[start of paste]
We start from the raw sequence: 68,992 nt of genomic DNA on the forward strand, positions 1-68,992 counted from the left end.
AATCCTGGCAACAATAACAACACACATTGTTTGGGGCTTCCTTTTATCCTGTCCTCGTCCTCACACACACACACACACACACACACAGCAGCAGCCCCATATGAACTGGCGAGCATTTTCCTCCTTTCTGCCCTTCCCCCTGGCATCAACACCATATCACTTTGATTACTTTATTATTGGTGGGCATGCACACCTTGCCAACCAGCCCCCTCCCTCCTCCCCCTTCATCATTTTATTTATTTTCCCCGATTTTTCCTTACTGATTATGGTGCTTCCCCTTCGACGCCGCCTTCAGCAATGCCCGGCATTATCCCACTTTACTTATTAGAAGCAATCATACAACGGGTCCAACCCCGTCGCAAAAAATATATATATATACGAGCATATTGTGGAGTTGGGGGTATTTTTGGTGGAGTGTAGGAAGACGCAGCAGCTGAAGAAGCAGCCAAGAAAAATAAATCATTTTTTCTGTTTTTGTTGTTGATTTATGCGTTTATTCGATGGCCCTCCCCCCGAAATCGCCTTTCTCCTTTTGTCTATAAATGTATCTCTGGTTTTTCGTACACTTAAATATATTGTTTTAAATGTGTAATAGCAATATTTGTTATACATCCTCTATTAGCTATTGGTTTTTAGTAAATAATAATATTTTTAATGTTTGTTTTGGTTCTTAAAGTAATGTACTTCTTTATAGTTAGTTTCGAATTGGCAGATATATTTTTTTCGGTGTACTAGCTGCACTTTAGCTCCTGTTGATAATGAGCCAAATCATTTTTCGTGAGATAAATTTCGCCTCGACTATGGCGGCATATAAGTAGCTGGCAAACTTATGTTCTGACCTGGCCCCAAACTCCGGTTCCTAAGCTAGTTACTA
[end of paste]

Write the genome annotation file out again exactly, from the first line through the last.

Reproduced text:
We start from the raw sequence: 68,992 nt of genomic DNA on the forward strand, positions 1-68,992 counted from the left end.
AATCCTGGCAACAATAACAACACACATTGTTTGGGGCTTCCTTTTATCCTGTCCTCGTCCTCACACACACACACACACACACACACAGCAGCAGCCCCATATGAACTGGCGAGCATTTTCCTCCTTTCTGCCCTTCCCCCTGGCATCAACACCATATCACTTTGATTACTTTATTATTGGTGGGCATGCACACCTTGCCAACCAGCCCCCTCCCTCCTCCCCCTTCATCATTTTATTTATTTTCCCCGATTTTTCCTTACTGATTATGGTGCTTCCCCTTCGACGCCGCCTTCAGCAATGCCCGGCATTATCCCACTTTACTTATTAGAAGCAATCATACAACGGGTCCAACCCCGTCGCAAAAAATATATATATATACGAGCATATTGTGGAGTTGGGGGTATTTTTGGTGGAGTGTAGGAAGACGCAGCAGCTGAAGAAGCAGCCAAGAAAAATAAATCATTTTTTCTGTTTTTGTTGTTGATTTATGCGTTTATTCGATGGCCCTCCCCCCGAAATCGCCTTTCTCCTTTTGTCTATAAATGTATCTCTGGTTTTTCGTACACTTAAATATATTGTTTTAAATGTGTAATAGCAATATTTGTTATACATCCTCTATTAGCTATTGGTTTTTAGTAAATAATAATATTTTTAATGTTTGTTTTGGTTCTTAAAGTAATGTACTTCTTTATAGTTAGTTTCGAATTGGCAGATATATTTTTTTCGGTGTACTAGCTGCACTTTAGCTCCTGTTGATAATGAGCCAAATCATTTTTCGTGAGATAAATTTCGCCTCGACTATGGCGGCATATAAGTAGCTGGCAAACTTATGTTCTGACCTGGCCCCAAACTCCGGTTCCTAAGCTAGTTACTA